Resources and Energy in South African Literature: From Colonialism and Apartheid to Climate Emergency
LNUC Concurrences member Rebecca Duncan has been awarded a research project grant within humanities and social sciences by the Swedish Research Council for the project Resources and Energy in South African Literature: From Colonialism and Apartheid to Climate Emergency.
This project examines how South African systems of monoculture farming, mineral extraction and energy production are represented and reimagined in South African fiction, from the periods of colonialism and apartheid to the present age of climate breakdown. Critics have often shown that the literary imaginary provides South Africans with tools for witnessing and critiquing the realities of racial oppression. Less attention has been paid, however, to how fiction engages with the ecological dimensions of colonialism and apartheid, despite these regimes' deep entanglements with the emergence of commercial agriculture and mining, and the rise of coal power. The gap is increasingly conspicuous, since not only is South Africa the African continent’s heaviest emitter, but enduring racialised inequality in the nation cannot be separated from ensuing global heating. The country remains the most unequal in the world, and – as elsewhere – it is the poor who suffer disproportionately from climate effects.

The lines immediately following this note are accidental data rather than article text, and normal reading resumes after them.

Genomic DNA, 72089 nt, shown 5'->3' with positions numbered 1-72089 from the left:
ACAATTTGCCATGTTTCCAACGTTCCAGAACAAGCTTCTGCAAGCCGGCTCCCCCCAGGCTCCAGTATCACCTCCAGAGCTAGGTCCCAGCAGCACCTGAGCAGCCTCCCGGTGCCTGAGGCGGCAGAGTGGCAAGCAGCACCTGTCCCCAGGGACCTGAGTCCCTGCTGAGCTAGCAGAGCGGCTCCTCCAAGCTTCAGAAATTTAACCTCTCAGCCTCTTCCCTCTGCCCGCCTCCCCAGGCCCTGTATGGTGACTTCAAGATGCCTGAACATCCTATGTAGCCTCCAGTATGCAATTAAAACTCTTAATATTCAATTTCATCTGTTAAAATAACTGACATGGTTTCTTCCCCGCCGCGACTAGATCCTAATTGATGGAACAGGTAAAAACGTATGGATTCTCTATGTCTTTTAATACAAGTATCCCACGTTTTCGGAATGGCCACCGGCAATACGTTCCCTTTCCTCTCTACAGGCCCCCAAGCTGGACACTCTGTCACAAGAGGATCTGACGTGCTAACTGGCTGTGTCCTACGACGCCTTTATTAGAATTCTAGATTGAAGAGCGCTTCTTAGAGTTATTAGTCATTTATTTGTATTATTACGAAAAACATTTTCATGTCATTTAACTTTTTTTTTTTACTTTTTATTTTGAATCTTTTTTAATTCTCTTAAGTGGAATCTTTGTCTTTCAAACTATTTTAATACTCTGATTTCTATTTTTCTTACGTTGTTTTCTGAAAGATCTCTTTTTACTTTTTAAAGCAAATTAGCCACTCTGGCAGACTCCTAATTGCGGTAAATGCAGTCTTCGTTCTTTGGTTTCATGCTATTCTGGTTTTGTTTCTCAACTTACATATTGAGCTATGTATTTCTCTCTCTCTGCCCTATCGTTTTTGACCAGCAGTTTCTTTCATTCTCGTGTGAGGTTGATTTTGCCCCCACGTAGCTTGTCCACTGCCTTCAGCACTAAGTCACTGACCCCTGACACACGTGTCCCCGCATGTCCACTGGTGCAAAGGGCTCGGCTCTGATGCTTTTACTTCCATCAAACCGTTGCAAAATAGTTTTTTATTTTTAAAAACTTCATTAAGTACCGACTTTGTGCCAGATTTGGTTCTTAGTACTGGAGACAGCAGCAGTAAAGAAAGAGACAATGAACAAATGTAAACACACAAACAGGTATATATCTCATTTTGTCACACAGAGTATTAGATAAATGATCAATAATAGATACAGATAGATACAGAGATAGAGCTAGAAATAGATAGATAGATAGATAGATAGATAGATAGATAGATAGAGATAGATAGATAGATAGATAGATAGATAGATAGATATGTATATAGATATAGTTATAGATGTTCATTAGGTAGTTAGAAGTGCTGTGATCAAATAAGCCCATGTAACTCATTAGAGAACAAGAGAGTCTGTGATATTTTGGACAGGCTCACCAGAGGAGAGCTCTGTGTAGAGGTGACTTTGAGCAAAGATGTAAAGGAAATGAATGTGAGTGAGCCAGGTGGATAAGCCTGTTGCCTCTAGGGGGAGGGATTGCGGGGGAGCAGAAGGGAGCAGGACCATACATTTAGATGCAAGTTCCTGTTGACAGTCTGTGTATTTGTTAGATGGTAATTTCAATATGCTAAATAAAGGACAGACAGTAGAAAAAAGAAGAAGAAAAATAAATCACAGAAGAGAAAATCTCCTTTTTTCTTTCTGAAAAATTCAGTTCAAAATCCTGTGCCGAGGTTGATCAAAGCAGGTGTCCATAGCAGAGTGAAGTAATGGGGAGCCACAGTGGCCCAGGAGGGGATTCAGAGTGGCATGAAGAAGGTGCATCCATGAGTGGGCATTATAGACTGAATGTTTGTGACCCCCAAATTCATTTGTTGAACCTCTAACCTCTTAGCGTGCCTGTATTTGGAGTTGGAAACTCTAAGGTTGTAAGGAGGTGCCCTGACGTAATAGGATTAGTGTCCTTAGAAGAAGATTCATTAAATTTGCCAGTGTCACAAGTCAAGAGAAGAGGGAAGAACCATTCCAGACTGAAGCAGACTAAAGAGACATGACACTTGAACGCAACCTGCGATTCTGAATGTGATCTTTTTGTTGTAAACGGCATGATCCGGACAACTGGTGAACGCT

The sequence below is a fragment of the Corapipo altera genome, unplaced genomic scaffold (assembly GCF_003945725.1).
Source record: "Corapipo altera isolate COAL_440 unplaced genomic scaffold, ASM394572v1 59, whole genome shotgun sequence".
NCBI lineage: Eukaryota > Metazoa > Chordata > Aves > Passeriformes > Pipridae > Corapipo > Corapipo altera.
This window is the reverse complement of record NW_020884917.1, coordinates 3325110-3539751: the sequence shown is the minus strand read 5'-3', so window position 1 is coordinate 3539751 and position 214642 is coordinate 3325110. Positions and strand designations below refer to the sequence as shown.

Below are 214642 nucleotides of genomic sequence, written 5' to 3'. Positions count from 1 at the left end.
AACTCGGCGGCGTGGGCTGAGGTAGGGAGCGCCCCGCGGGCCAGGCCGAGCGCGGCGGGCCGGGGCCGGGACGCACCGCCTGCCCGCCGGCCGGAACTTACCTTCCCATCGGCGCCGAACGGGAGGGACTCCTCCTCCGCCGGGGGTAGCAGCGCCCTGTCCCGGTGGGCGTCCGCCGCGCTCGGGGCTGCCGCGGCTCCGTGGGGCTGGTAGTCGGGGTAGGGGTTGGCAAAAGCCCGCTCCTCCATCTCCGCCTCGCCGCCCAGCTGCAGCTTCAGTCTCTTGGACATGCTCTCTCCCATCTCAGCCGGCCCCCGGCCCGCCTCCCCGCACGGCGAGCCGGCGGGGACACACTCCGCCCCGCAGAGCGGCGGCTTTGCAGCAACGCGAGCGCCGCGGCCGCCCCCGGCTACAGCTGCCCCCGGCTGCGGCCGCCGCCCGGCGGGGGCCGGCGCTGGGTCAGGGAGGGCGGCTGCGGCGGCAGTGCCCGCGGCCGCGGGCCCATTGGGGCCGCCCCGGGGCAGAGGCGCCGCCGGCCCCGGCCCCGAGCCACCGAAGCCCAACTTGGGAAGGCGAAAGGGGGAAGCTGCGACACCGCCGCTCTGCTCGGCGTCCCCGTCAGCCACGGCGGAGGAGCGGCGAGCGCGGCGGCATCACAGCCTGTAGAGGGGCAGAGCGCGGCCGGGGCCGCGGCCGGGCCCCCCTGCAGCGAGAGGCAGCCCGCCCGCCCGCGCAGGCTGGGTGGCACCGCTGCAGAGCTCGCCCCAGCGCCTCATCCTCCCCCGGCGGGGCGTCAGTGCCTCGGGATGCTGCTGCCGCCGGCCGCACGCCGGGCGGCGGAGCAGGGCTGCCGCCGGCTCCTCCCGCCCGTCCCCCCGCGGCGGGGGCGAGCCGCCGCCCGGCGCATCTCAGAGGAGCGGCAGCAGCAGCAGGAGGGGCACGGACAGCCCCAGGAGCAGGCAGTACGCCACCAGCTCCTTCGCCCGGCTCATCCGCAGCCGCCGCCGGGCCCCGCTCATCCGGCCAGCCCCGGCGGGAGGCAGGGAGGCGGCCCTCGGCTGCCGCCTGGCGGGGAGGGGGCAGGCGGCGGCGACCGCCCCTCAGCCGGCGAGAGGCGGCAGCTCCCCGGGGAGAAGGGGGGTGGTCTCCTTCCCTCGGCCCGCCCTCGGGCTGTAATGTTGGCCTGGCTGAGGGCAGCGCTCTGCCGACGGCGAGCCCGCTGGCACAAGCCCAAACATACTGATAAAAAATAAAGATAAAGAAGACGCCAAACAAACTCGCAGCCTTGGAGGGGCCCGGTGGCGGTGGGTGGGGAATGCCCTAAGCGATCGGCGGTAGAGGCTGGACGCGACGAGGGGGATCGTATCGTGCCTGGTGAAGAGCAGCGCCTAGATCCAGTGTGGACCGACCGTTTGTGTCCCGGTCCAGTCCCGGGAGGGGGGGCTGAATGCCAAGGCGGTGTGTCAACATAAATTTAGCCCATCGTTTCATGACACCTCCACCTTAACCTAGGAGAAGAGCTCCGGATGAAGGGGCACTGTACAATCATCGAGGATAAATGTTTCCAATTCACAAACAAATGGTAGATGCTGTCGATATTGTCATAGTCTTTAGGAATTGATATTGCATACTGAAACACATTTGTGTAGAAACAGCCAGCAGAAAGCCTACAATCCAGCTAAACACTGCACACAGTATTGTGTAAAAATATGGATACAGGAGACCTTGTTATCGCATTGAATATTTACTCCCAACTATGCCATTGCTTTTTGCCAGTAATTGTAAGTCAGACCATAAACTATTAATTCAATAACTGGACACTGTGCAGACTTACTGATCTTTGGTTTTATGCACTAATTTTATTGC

The project locates South African literature in this ongoing socio-ecological history, asking how fiction registers and contest lifeworlds organised by regimes of intersecting racialised- and environmental violence. To do this, the project follows three literary strands – “Plantation”, “Mine” and “(Power) Plant” – which correspond to key aspects of South African resource and energy systems across formal racial segregation and into the post-apartheid present. These include colonial viticulture and sugar plantations that initially relied on enslavement and indenture; gold and diamond mining which provided the blueprint for apartheid; and coal-power, which was established on the colonial mines and still drives the economy today. By tracing these three strands from colonial- to contemporary fiction, the project provides a novel account of South African literary history, joining contemporary climate fiction to a longer narrative trajectory shaped by shared resource and energy concerns. A contribution to South African literary scholarship, the project is also more widely valuable to cultural studies of climate change, since following the threads of monoculture, mining and energy through South African literature provides a local genealogy of globally unfolding socio-ecological degradation. Contrary to the pervasive sense of this crisis as emerging from the human species, the South African literary archive foregrounds extractive regimes organised by racial principles, thereby providing insight into how such regimes operate on a broader scale.